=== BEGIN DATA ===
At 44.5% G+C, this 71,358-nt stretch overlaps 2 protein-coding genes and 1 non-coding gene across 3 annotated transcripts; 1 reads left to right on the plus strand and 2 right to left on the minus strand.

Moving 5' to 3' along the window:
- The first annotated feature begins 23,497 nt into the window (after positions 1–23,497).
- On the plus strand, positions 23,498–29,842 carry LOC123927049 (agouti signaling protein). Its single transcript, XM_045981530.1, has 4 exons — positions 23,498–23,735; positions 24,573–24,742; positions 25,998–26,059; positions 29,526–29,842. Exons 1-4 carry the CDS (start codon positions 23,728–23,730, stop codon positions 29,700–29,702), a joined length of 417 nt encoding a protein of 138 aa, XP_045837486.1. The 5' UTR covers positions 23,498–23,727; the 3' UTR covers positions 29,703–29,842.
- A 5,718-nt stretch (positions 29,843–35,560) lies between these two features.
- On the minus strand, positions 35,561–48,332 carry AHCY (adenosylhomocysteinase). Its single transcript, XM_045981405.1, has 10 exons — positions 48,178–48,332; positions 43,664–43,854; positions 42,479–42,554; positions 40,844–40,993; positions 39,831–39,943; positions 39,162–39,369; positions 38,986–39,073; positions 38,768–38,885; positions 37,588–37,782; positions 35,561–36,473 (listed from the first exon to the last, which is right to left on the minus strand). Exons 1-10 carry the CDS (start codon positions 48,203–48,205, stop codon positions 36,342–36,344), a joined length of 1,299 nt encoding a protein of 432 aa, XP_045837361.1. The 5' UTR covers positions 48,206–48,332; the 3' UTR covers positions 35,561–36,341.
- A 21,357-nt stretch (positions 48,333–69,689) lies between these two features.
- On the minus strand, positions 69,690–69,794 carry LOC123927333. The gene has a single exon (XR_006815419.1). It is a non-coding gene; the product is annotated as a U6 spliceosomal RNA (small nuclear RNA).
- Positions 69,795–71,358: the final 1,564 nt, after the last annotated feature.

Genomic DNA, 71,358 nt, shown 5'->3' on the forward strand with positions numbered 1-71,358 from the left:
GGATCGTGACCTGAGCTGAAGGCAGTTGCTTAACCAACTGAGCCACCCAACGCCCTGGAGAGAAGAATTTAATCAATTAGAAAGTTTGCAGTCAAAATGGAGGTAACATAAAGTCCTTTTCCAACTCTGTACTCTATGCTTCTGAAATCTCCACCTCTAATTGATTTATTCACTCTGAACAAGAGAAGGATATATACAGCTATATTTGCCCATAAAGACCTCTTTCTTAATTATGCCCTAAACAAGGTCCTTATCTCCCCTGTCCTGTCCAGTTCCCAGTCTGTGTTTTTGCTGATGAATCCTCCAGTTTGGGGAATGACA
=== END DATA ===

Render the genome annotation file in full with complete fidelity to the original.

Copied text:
At 44.5% G+C, this 71,358-nt stretch overlaps 2 protein-coding genes and 1 non-coding gene across 3 annotated transcripts; 1 reads left to right on the plus strand and 2 right to left on the minus strand.

Moving 5' to 3' along the window:
- The first annotated feature begins 23,497 nt into the window (after positions 1–23,497).
- On the plus strand, positions 23,498–29,842 carry LOC123927049 (agouti signaling protein). Its single transcript, XM_045981530.1, has 4 exons — positions 23,498–23,735; positions 24,573–24,742; positions 25,998–26,059; positions 29,526–29,842. Exons 1-4 carry the CDS (start codon positions 23,728–23,730, stop codon positions 29,700–29,702), a joined length of 417 nt encoding a protein of 138 aa, XP_045837486.1. The 5' UTR covers positions 23,498–23,727; the 3' UTR covers positions 29,703–29,842.
- A 5,718-nt stretch (positions 29,843–35,560) lies between these two features.
- On the minus strand, positions 35,561–48,332 carry AHCY (adenosylhomocysteinase). Its single transcript, XM_045981405.1, has 10 exons — positions 48,178–48,332; positions 43,664–43,854; positions 42,479–42,554; positions 40,844–40,993; positions 39,831–39,943; positions 39,162–39,369; positions 38,986–39,073; positions 38,768–38,885; positions 37,588–37,782; positions 35,561–36,473 (listed from the first exon to the last, which is right to left on the minus strand). Exons 1-10 carry the CDS (start codon positions 48,203–48,205, stop codon positions 36,342–36,344), a joined length of 1,299 nt encoding a protein of 432 aa, XP_045837361.1. The 5' UTR covers positions 48,206–48,332; the 3' UTR covers positions 35,561–36,341.
- A 21,357-nt stretch (positions 48,333–69,689) lies between these two features.
- On the minus strand, positions 69,690–69,794 carry LOC123927333. The gene has a single exon (XR_006815419.1). It is a non-coding gene; the product is annotated as a U6 spliceosomal RNA (small nuclear RNA).
- Positions 69,795–71,358: the final 1,564 nt, after the last annotated feature.

Genomic DNA, 71,358 nt, shown 5'->3' on the forward strand with positions numbered 1-71,358 from the left:
GGATCGTGACCTGAGCTGAAGGCAGTTGCTTAACCAACTGAGCCACCCAACGCCCTGGAGAGAAGAATTTAATCAATTAGAAAGTTTGCAGTCAAAATGGAGGTAACATAAAGTCCTTTTCCAACTCTGTACTCTATGCTTCTGAAATCTCCACCTCTAATTGATTTATTCACTCTGAACAAGAGAAGGATATATACAGCTATATTTGCCCATAAAGACCTCTTTCTTAATTATGCCCTAAACAAGGTCCTTATCTCCCCTGTCCTGTCCAGTTCCCAGTCTGTGTTTTTGCTGATGAATCCTCCAGTTTGGGGAATGACA